- monitor on-going developments in enforcement and solutions (from websites, website vendors and web browsers)
How can I solve this on my website?
Essentially you need permission from each user before writing cookies on the user’s machine where the cookie might be used to infringe that user’s privacy (as defined by the directive, or a particular jurisdiction’s interpretation of the directive).
Here are some potential solutions for obtaining permission (see caveat):
- use your website’s terms and conditions in some way
- provide a passive indication on the page of cookie use, and a way for users to opt-in or opt-out
- provide a pop-up seeking permission and providing an opt-out
- obtain permission during a sign-up process
- obtain permission through a user controlled browser setting (a feature being considered by browser manufacturers)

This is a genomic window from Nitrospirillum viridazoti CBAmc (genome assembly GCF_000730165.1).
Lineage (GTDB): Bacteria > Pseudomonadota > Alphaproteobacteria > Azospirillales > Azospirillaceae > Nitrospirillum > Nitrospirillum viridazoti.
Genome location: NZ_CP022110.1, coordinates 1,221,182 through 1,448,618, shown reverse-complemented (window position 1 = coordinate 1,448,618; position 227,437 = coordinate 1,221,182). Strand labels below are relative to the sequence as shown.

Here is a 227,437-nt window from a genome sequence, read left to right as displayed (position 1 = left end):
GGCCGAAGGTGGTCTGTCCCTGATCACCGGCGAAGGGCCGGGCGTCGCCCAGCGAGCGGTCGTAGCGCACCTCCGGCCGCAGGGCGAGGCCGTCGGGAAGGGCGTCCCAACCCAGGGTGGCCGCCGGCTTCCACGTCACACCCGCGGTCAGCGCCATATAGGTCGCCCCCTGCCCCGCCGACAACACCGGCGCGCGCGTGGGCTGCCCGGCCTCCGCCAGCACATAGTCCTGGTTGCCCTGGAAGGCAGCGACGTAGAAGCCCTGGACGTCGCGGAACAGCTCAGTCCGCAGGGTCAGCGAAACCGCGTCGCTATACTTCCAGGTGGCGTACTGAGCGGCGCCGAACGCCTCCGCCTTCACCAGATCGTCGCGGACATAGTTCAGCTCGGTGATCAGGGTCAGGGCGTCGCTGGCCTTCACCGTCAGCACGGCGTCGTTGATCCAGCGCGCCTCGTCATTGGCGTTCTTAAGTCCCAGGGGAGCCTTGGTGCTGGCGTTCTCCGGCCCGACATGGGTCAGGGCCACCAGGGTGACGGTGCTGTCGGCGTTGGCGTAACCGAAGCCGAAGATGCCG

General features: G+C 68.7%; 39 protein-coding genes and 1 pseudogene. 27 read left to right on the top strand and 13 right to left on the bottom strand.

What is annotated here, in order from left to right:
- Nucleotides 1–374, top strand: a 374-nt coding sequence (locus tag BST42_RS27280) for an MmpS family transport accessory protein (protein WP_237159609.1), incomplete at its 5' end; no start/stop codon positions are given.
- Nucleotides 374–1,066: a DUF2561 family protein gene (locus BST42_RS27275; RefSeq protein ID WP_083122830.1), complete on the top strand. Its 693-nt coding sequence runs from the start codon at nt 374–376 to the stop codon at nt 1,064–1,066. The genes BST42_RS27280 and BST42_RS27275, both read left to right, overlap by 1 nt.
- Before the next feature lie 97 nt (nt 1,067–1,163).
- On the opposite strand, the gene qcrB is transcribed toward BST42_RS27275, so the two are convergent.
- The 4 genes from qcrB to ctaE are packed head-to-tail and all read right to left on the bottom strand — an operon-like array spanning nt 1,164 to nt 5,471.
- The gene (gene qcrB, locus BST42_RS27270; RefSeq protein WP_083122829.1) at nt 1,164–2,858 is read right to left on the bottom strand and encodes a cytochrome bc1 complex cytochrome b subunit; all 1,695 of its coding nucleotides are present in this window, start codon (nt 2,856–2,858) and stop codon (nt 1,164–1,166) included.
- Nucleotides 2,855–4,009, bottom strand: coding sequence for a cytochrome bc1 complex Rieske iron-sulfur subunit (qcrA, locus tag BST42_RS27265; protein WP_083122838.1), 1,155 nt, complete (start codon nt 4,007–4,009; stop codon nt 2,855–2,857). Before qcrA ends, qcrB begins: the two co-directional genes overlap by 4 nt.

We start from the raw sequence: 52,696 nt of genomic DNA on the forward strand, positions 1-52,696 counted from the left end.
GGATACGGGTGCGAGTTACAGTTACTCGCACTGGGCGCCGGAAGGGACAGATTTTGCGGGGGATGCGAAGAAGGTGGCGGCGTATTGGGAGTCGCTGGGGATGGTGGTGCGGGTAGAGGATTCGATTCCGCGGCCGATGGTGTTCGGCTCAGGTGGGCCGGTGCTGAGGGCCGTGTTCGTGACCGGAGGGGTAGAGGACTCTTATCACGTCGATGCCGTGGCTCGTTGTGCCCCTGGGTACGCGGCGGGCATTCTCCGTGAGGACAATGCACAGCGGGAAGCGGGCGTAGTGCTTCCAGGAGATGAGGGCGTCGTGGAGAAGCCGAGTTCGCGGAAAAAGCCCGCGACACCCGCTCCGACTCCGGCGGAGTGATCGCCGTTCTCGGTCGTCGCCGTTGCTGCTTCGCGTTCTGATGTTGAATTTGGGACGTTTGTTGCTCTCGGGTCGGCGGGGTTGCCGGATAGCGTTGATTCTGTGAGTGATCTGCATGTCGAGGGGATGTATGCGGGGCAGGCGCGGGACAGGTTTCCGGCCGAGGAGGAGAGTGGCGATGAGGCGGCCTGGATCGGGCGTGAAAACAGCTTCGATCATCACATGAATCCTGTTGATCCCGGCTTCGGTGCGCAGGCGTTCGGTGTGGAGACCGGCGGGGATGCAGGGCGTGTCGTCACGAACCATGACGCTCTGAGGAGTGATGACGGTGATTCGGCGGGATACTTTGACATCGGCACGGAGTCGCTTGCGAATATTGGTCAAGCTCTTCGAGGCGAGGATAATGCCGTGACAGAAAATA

In all these cases we are left with a problem: what to do if the user does not provide permission? This is tricky because so many usability features of websites rely on cookies. You solution will have two stages:
- At the very least every website needs a way for cookie use to be disabled (one reason it will be better to put this in the browser, but its not clear if that will avoid the need for a server side ‘cookie switch’).
- Once the cookie switch is turned off by a user, you need to consider how to handle the loss of functionality that results. Ideally you would consider each feature and degrade this as gracefully as possible. You’ll need to consider the impact on your particular visitors and their potential reactions on your business, as well as look at how competitors and other businesses respond to the same issues.